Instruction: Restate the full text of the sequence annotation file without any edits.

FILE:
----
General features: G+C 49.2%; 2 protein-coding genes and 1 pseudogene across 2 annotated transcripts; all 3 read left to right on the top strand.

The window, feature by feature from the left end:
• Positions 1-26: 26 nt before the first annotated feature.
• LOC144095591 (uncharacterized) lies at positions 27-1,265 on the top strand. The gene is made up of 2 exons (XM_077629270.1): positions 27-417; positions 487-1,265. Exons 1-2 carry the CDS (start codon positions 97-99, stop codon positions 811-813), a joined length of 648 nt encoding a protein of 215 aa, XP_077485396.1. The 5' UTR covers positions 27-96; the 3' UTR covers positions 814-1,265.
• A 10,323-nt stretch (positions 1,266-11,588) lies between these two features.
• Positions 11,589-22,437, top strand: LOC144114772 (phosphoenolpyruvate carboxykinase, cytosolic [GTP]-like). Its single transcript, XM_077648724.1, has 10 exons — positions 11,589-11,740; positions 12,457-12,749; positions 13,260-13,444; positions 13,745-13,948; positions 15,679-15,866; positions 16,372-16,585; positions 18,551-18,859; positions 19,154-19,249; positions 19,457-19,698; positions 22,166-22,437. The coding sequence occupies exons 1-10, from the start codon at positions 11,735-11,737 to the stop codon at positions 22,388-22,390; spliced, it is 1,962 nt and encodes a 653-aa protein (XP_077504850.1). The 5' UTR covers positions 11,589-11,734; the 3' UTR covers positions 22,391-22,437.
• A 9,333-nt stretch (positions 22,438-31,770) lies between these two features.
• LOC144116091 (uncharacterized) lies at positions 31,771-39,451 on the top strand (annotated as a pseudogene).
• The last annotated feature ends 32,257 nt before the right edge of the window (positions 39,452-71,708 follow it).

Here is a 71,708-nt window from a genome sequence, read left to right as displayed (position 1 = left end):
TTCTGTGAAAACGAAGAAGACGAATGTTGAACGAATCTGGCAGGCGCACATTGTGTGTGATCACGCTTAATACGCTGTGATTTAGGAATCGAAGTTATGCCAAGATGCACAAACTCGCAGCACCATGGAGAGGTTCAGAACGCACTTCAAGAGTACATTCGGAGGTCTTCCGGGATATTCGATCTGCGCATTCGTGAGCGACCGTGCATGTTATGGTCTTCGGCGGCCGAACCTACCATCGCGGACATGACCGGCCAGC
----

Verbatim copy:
General features: G+C 49.2%; 2 protein-coding genes and 1 pseudogene across 2 annotated transcripts; all 3 read left to right on the top strand.

The window, feature by feature from the left end:
• Positions 1-26: 26 nt before the first annotated feature.
• LOC144095591 (uncharacterized) lies at positions 27-1,265 on the top strand. The gene is made up of 2 exons (XM_077629270.1): positions 27-417; positions 487-1,265. Exons 1-2 carry the CDS (start codon positions 97-99, stop codon positions 811-813), a joined length of 648 nt encoding a protein of 215 aa, XP_077485396.1. The 5' UTR covers positions 27-96; the 3' UTR covers positions 814-1,265.
• A 10,323-nt stretch (positions 1,266-11,588) lies between these two features.
• Positions 11,589-22,437, top strand: LOC144114772 (phosphoenolpyruvate carboxykinase, cytosolic [GTP]-like). Its single transcript, XM_077648724.1, has 10 exons — positions 11,589-11,740; positions 12,457-12,749; positions 13,260-13,444; positions 13,745-13,948; positions 15,679-15,866; positions 16,372-16,585; positions 18,551-18,859; positions 19,154-19,249; positions 19,457-19,698; positions 22,166-22,437. The coding sequence occupies exons 1-10, from the start codon at positions 11,735-11,737 to the stop codon at positions 22,388-22,390; spliced, it is 1,962 nt and encodes a 653-aa protein (XP_077504850.1). The 5' UTR covers positions 11,589-11,734; the 3' UTR covers positions 22,391-22,437.
• A 9,333-nt stretch (positions 22,438-31,770) lies between these two features.
• LOC144116091 (uncharacterized) lies at positions 31,771-39,451 on the top strand (annotated as a pseudogene).
• The last annotated feature ends 32,257 nt before the right edge of the window (positions 39,452-71,708 follow it).

Here is a 71,708-nt window from a genome sequence, read left to right as displayed (position 1 = left end):
TTCTGTGAAAACGAAGAAGACGAATGTTGAACGAATCTGGCAGGCGCACATTGTGTGTGATCACGCTTAATACGCTGTGATTTAGGAATCGAAGTTATGCCAAGATGCACAAACTCGCAGCACCATGGAGAGGTTCAGAACGCACTTCAAGAGTACATTCGGAGGTCTTCCGGGATATTCGATCTGCGCATTCGTGAGCGACCGTGCATGTTATGGTCTTCGGCGGCCGAACCTACCATCGCGGACATGACCGGCCAGC